Trump: North Korea sanctions I reversed were not 'necessary'

President TrumpDonald TrumpJan. 6 committee chair says panel will issue a 'good number' of additional subpoenas Overnight Defense & National Security — Presented by AM General — Pentagon officials prepare for grilling Biden nominates head of Africa CDC to lead global AIDS response MORE on Friday offered his first explanation for ordering the reversal of North Korea-related sanctions announced by his own Treasury Department last week, attributing it to his personal rapport with North Korean leader Kim Jong Un.

"We understand each other," Trump told reporters at his Mar-a-Lago resort in Florida. "They are suffering greatly in North Korea, they’re having a hard time in North Korea, and I just didn’t think additional sanctions at this time were necessary.


"Doesn’t mean I don’t put them on later," he added. "But I didn't think that additional sanctions at this time were necessary."

He added that it's "very important" to maintain a relationship with Kim, telling reporters that the two men "have a very good understanding."

Trump sparked widespread confusion last week when he tweeted that he had "ordered the withdrawal" of "large scale Sanctions" announced by the U.S. Treasury Department against North Korea.

But the Treasury had not announced sanctions that day. The department had publicized sanctions one day earlier on two Chinese shipping companies accused of helping North Korea evade existing sanctions.

There has been little clarity in the time since over which sanctions Trump was referencing.

A source familiar with the decision said last week that Trump was not rolling back the announced sanctions, but instead was halting a new round of sanctions that had not yet been made public.

But Bloomberg reported earlier this week that the president was in fact referring to penalties on Chinese shipping companies. The news outlet said White House officials had convinced him to back off and devised a “cover story” for the president’s tweet.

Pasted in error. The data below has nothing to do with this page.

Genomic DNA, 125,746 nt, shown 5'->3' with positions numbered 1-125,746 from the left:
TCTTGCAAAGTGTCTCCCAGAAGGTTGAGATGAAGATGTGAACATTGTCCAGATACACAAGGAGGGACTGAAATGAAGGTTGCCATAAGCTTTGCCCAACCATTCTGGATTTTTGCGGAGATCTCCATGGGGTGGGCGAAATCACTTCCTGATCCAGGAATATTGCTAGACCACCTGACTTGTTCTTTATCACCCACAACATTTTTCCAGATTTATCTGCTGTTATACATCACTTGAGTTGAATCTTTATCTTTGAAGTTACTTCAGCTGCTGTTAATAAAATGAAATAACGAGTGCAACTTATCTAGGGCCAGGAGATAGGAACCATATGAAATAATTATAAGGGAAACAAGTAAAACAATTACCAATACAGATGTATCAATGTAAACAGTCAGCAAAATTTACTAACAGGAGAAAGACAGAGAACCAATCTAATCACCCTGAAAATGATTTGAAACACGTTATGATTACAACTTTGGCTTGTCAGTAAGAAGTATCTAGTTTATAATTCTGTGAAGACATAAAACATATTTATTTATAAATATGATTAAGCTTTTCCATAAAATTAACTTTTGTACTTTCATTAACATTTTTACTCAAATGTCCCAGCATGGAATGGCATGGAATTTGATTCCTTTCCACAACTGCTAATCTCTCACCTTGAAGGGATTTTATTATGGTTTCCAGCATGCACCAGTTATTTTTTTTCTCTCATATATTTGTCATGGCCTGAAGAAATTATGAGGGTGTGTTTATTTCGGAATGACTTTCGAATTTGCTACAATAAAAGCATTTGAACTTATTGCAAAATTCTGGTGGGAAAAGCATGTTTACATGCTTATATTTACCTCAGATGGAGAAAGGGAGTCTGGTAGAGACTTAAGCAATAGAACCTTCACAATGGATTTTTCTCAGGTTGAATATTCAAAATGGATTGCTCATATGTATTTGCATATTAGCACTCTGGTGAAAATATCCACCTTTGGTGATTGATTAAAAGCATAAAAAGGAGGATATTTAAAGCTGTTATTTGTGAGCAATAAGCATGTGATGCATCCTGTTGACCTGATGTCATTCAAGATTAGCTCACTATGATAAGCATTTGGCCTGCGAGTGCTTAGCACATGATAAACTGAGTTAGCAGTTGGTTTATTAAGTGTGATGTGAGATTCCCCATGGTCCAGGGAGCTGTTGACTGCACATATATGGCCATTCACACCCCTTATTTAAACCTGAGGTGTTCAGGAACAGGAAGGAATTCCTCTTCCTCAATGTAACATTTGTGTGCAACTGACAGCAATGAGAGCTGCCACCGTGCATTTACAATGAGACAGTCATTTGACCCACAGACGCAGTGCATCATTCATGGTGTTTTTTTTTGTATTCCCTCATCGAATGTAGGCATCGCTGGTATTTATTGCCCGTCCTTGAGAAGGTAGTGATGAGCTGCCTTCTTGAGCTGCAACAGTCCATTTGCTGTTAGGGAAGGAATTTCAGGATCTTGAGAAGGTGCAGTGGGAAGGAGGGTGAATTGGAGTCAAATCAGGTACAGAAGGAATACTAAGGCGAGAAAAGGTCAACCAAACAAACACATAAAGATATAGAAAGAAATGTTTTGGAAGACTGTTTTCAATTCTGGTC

Trump was not asked on Friday to clarify which sanctions he was reversing, but a Treasury Department official told The Hill that "last Thursday's sanctions remain in place."

The White House did not immediately respond to a request for comment.

Trump told reporters in Florida that he was "not at all" upset with Treasury officials over the mishap last week.

"They had the right to do that," he said. "I just decided that I would not let it happen."

Trump compared the confusion over the North Korea sanctions to his administration's widely criticized decision to slash funding for the Special Olympics in its budget proposal.

The president said Thursday that the program would be funded after lawmakers in both parties slammed Education Secretary Betsy DeVosBetsy DeVosDeVos says 'principles have been overtaken by personalities' in GOP GOP lawmakers urge Cardona against executive student loan wipeout More insidious power grab than one attempted Jan. 6? MORE for the proposed fiscal 2020 cuts.

"It’s a little bit of a similar situation with different parties, to put it mildly," Trump said.

Trump has met face-to-face with Kim on two separate occasions as the U.S. seeks to denuclearize the Korean Peninsula.

The two leaders held a summit in Vietnam last month, which ended without an agreement for North Korea to abandon its nuclear arsenal. Talks collapsed amid disagreements over sanctions relief. The summit followed a similar one held last year in Singapore.

Updated: 5:49 p.m.